Determining Degree of Knee Damage

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Researchers find a set of markers to distinguish between early- and late-stage osteoarthritis.
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Osteoarthritis affects approximately one in ten Canadians (The Arthritis Society). Exercise and physiotherapy can help alleviate the pain associated with the disease.
A joint is a connection between two bones. It contains cartilage and synovial fluid that act as a cushion and a lubricant, respectively, to protect bones from friction.
 
In osteoarthritis (OA), cartilage is destroyed and the composition of synovial fluid changes—causing joint stiffness, bone damage and pain. The disease progresses relatively unnoticed; by the time that it is diagnosed, the damage is often so severe that treatments are no longer effective.
 
Developing a molecular test that identifies early stages of OA could be used to predict damage before it happens, enabling earlier treatments. Small RNA molecules—called miRNAs—are found throughout the body and can turn on or off specific disease-related genes; therefore, they are often used in molecular tests as predictors of disease. A miRNA test that can distinguish between different stages of knee OA has not yet been developed.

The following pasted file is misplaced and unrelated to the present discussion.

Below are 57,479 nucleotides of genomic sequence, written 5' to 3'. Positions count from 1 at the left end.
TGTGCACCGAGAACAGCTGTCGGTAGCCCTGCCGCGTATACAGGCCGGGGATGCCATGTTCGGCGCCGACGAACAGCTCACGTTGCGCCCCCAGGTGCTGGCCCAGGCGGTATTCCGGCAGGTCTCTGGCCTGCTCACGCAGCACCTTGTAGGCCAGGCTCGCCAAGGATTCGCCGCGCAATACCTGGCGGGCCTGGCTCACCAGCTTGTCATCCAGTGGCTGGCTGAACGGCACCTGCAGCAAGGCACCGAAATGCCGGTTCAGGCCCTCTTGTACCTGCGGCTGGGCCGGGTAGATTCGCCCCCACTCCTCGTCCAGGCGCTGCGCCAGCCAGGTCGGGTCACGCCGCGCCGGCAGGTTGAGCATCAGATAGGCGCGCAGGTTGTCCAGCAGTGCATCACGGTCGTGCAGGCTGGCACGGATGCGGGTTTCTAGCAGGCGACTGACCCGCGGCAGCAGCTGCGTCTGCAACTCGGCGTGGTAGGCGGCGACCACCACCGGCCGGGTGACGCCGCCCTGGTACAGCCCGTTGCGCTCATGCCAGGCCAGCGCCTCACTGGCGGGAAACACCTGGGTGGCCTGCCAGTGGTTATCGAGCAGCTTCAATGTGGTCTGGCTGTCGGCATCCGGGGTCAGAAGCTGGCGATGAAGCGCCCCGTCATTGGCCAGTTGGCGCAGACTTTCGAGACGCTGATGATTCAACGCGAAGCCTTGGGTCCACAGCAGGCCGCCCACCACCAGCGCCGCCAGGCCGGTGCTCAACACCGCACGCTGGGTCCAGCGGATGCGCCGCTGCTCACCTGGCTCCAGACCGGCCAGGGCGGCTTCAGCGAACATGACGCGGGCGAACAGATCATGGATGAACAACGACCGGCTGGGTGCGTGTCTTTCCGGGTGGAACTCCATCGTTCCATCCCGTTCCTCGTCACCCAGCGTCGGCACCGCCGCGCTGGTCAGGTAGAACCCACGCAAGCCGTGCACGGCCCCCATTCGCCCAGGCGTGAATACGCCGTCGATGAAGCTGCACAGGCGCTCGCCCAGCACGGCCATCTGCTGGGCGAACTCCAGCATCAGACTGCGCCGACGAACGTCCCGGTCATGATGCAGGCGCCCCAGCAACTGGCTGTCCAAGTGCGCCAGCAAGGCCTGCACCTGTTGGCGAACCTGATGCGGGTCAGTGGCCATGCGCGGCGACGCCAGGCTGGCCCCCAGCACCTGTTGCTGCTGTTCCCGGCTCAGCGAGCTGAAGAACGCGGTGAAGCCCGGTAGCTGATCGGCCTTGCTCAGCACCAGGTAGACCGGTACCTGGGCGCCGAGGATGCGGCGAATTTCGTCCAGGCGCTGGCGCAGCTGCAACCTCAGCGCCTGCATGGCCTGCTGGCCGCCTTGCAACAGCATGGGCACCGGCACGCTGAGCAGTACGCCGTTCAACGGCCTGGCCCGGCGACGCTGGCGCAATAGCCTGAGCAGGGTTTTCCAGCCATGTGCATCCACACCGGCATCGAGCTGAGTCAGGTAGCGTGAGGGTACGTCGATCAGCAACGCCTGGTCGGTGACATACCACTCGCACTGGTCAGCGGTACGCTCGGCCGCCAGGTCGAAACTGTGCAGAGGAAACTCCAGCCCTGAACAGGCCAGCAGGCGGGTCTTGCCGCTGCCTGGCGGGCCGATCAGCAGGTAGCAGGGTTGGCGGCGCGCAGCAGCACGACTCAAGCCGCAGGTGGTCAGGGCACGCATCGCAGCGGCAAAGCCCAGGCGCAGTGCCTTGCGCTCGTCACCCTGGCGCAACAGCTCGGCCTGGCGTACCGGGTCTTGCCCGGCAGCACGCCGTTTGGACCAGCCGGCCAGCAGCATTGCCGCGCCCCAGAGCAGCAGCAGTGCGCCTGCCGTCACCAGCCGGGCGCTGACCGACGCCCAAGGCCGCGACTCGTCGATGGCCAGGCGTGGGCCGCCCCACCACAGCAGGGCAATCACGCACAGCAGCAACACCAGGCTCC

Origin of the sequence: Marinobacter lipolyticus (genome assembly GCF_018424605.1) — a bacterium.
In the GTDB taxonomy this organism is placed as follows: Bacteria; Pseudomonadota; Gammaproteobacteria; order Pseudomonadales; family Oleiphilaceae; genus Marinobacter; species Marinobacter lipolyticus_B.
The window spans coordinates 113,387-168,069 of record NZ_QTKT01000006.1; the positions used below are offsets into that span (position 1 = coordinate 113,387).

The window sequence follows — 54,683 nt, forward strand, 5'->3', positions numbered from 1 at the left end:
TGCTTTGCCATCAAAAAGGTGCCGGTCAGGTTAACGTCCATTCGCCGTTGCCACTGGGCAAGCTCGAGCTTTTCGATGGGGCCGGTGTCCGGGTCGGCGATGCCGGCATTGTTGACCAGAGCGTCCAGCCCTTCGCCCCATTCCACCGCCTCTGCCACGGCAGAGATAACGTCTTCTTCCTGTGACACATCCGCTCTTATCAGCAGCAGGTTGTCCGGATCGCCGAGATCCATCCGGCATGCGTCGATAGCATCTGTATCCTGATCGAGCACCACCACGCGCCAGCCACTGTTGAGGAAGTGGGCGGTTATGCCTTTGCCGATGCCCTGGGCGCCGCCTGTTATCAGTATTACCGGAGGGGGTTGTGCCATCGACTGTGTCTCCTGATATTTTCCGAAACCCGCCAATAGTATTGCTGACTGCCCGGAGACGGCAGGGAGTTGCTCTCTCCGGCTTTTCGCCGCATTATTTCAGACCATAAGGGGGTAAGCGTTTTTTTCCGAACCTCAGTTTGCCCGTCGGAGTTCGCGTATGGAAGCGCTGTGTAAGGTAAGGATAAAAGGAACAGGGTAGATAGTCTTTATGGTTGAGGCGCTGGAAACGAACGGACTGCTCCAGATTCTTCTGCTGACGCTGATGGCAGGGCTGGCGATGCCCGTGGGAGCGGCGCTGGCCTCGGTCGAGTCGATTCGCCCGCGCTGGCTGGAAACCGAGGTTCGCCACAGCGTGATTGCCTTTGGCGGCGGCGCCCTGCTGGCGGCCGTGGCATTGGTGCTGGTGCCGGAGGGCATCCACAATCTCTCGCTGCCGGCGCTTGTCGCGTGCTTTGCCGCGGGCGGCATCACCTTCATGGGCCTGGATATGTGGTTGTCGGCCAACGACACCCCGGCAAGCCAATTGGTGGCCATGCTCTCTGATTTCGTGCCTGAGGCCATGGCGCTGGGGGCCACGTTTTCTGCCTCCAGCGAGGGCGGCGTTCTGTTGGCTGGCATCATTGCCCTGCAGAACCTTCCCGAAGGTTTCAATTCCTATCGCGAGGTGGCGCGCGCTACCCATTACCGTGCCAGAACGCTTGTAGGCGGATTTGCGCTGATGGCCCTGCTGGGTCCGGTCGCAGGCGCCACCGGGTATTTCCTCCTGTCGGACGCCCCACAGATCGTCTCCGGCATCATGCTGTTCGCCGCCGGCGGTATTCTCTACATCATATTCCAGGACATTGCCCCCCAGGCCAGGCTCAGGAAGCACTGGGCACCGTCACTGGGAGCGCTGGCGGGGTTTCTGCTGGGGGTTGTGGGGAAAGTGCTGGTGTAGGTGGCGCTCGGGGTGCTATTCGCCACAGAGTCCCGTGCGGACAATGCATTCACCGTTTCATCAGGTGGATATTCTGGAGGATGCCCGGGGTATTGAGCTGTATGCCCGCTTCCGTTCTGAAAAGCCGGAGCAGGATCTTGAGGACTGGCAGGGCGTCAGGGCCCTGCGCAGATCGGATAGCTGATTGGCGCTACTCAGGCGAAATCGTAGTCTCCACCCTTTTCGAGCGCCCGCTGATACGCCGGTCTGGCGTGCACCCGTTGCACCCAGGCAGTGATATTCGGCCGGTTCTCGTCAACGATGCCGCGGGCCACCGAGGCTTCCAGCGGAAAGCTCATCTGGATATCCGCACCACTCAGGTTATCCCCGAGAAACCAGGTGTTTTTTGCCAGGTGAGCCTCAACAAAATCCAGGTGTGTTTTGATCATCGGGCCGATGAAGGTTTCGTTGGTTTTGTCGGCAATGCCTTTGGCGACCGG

Krembil Senior Scientist Dr. Mohit Kapoor initiated a study to address this issue. Dr. Yinghua Li from his team examined the levels of 752 different miRNAs in the synovial fluid of people with early-stage OA (those with little or no damage) or late-stage OA (those with moderate to severe damage). They found that the levels of seven miRNAs varied between the two stages, and that this set could be used to classify the stage of disease. Using complex computational models in collaboration with Dr. Igor Jurisica (Senior Scientist, Princess Margaret Cancer Centre), the team predicted that the set could collectively control two genes, RC3H1 and QKI.
 
“Our study is the first to report a set of miRNAs in the synovial fluid that can be used to distinguish between early- and late-stage knee OA,” says Dr. Kapoor. “Moreover, the roles of RC3H1 and QKI in knee OA are not known, representing new avenues of study on the path to finding effective new treatments for this chronic disease.”
 
This work was supported by the Arthritis Program at the University Health Network and the Toronto General &Western Hospital Foundation. I Jurisica is a Tier 1 Canada Research Chair in Integrative Cancer Informatics.
 
Identification of synovial fluid microRNA signature in knee osteoarthritis: differentiating early- and late-stage knee osteoarthritis. Li YH, Tavallaee G, Tokar T, Nakamura A, Sundararajan K, Weston A, Sharma A, Mahomed NN, Gandhi R, Jurisica I, Kapoor M. Osteoarthritis and Cartilage. doi: 10.1016/j.joca.2016.04.019. 2016 Apr 30. [Pubmed abstract]